Tuesday, June 18, 2013

The Non-Fiction of L. Frank Baum

It's no secret that L. Frank Baum is mainly known for his fiction. However, he wrote non-fiction as well. During his early years, he wrote and published a little newspaper for the neighborhood, The Roselawn Home Journal, and later bought a new press and began a new little paper called The Empire and a circular called The Stamp Collector. The three non-fiction books found in Baum's bibliography all take after some of his hobbies or methods which he'd written of before in periodicals.

His first book, Baum's Complete Stamp Dealers Directory (1873, he was about 17 at the time), was the result of The Stamp Collector. Unfortunately, I have not been able to see a copy of any type, so I cannot tell you anything other than it was his first book, intended to aid stamp collectors by listing dealers.

We're more lucky with what is more widely considered his first substantial book: The Book of the Hamburgs. Books of Wonder issued a reprint in hardcover and paperback and a print on demand edition is now available that is seems to be identical to it. Archive.org also has a complete version scanned available for downloading and viewing online.

The book appeared in 1886, and was a result of Baum's magazine The Poultry Record, which was published during the 1870s. I've seen claims that the book is an edited version of excerpts from the magazine, but I can't attest to that. It does seem to flow very well.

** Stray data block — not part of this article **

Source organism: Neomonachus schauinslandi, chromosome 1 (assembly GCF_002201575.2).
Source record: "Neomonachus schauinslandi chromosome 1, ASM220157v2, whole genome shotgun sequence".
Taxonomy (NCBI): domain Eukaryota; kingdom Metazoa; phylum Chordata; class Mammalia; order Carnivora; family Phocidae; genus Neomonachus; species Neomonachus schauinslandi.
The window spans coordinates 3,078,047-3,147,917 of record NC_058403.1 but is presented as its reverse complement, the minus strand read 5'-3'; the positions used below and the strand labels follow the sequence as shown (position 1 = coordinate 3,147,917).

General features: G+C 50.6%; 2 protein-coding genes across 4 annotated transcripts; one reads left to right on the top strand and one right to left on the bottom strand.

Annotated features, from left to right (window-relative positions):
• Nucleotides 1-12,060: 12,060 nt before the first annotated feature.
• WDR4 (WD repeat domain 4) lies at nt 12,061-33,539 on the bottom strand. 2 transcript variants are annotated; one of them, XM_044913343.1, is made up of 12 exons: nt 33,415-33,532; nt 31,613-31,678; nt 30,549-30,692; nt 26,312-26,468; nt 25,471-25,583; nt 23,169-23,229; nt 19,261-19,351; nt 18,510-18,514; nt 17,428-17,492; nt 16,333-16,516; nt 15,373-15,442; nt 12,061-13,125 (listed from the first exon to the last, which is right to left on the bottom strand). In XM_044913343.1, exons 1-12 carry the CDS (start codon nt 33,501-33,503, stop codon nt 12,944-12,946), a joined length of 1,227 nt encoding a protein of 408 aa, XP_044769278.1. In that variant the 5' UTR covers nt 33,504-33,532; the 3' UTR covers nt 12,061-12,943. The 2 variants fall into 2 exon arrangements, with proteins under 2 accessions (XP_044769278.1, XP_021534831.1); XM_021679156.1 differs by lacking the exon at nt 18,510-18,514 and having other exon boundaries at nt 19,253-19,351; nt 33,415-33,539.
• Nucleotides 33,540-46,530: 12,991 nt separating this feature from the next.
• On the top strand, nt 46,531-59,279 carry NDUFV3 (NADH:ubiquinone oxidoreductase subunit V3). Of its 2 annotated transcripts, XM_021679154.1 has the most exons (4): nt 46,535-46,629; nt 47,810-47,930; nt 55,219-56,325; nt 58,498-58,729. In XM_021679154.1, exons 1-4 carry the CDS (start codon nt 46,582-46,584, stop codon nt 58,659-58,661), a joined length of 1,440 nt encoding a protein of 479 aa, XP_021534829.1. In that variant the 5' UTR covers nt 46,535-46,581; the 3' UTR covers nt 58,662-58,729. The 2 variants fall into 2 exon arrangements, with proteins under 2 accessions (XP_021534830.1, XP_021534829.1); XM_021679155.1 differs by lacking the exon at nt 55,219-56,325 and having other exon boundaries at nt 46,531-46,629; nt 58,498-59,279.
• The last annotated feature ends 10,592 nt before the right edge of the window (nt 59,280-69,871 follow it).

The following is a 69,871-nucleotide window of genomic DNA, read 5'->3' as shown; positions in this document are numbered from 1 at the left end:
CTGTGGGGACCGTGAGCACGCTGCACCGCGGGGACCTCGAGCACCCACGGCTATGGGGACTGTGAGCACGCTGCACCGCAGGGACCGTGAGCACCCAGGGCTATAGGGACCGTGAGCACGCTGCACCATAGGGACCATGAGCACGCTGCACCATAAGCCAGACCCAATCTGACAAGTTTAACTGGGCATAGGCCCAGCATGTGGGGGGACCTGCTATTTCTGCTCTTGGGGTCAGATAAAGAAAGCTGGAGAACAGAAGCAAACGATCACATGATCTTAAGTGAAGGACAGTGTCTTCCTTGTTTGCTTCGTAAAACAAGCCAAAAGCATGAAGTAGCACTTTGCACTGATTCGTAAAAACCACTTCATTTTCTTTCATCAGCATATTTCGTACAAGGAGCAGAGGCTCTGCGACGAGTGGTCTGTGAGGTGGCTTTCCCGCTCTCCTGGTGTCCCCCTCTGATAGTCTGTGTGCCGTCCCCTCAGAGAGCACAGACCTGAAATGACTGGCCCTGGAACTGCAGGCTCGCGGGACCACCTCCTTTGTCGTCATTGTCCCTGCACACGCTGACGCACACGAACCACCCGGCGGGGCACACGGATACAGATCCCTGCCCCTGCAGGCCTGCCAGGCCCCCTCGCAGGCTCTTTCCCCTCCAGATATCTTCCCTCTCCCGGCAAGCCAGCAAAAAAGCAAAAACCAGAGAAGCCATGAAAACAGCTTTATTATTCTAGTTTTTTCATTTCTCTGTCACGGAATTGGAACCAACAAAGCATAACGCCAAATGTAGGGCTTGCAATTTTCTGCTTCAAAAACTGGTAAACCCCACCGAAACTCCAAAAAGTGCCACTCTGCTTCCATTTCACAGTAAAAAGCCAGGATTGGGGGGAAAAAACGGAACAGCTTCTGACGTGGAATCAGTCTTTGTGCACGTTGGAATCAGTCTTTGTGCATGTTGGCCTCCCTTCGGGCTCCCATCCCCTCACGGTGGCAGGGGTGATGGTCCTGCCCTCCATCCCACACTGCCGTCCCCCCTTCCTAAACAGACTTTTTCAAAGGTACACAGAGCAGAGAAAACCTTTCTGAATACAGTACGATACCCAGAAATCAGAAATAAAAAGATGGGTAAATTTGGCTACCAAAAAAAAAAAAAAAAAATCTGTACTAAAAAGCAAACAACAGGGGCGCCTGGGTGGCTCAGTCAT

The book focuses on the care and breeding of the hamburg variety of chickens, particularly in efforts to create good-looking fowl to win prizes. This stemmed from Baum's own chicken farming, which many believe is what makes Billina in Ozma of Oz such a successfully executed character.

The final of Baum's non-fiction books is a result of his magazine The Show Window. As part of his brief stint as a traveling salesman, Baum offered advice for decorating windows of dry goods stores. His advice worked, so he created the magazine to assist store owners to decorate their windows quite attractively. The resulting book was titled The Art of Decorating Dry Goods Windows and Interiors.

Although the book has not been reprinted, it has gained notoriety because it was published in 1900, the same year The Wonderful Wizard of Oz was published. After that, Baum never produced another book of non-fiction, aside from editing his wife's book In Other Lands Than Ours.

In Hamburgs, Baum speaks with a voice of professional, authoritative experience, and I should not be surprised to find the same voice in the other two books. (That is, if Baum's Complete Stamp Dealers Directory isn't just a list of where to get collectible stamps in 1873.) It is a very different voice than we see in his works of fiction, but it is still a friendly one all the same.

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